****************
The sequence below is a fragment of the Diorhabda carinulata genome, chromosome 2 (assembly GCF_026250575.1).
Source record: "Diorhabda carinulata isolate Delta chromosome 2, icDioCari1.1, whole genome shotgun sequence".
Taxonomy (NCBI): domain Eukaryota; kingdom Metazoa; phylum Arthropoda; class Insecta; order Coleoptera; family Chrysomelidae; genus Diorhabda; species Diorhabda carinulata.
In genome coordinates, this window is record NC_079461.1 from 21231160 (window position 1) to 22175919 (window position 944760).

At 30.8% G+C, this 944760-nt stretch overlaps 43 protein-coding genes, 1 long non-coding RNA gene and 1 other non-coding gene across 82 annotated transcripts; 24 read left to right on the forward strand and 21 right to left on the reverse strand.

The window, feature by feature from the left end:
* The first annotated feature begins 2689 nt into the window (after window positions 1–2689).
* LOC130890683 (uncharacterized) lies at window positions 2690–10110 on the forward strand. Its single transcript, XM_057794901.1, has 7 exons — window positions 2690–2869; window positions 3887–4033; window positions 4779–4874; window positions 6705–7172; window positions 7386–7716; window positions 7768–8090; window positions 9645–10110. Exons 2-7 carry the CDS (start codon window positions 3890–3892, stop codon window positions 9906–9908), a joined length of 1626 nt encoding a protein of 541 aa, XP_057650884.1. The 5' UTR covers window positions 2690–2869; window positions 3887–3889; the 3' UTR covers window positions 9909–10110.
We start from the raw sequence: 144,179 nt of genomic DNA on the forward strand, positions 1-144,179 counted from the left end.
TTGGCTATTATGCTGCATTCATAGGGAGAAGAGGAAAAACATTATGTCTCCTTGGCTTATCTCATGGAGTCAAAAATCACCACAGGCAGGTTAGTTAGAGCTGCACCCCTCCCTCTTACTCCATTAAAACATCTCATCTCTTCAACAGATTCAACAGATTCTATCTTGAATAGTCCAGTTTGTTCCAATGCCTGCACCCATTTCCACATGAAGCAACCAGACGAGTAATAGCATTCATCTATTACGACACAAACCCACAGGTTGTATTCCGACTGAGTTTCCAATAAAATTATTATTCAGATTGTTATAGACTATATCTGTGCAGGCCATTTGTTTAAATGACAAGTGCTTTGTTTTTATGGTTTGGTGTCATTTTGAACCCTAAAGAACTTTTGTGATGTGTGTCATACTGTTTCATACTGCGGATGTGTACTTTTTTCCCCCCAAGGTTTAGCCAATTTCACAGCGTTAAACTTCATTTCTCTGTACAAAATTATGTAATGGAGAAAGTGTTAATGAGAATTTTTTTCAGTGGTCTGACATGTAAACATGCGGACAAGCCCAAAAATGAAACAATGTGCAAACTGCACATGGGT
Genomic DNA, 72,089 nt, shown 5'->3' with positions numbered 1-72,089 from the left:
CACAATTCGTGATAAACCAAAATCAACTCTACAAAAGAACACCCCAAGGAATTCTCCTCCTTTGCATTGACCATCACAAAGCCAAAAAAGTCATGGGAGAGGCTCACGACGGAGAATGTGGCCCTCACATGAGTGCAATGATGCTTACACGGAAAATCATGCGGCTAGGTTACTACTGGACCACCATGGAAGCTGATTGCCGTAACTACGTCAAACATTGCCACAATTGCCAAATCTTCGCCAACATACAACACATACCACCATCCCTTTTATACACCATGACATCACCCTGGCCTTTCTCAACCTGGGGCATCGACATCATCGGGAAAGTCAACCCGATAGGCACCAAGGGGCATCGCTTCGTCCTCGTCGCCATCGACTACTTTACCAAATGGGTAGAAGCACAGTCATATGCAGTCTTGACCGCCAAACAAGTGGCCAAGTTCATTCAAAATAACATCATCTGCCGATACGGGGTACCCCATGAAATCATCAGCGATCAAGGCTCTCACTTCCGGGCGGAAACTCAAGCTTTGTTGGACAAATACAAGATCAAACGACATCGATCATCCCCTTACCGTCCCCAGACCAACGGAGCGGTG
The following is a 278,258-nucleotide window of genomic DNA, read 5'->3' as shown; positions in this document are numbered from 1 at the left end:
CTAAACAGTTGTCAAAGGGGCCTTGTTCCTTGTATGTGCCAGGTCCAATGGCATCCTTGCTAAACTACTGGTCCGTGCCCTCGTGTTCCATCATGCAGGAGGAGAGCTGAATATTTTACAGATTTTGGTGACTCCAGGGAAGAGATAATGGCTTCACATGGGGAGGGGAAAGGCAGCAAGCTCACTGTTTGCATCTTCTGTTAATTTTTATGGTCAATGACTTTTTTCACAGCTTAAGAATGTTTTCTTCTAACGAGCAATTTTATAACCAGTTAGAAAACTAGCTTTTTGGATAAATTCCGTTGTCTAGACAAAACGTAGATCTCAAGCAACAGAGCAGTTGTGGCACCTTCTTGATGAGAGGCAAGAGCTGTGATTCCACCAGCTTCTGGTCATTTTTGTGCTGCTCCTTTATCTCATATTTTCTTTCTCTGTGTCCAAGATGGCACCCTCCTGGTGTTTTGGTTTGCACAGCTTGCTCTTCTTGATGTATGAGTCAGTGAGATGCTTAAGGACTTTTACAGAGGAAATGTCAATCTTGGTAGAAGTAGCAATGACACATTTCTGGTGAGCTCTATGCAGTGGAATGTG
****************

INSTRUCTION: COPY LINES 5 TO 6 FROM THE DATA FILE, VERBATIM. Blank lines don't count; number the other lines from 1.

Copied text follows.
At 30.8% G+C, this 944760-nt stretch overlaps 43 protein-coding genes, 1 long non-coding RNA gene and 1 other non-coding gene across 82 annotated transcripts; 24 read left to right on the forward strand and 21 right to left on the reverse strand.

The window, feature by feature from the left end: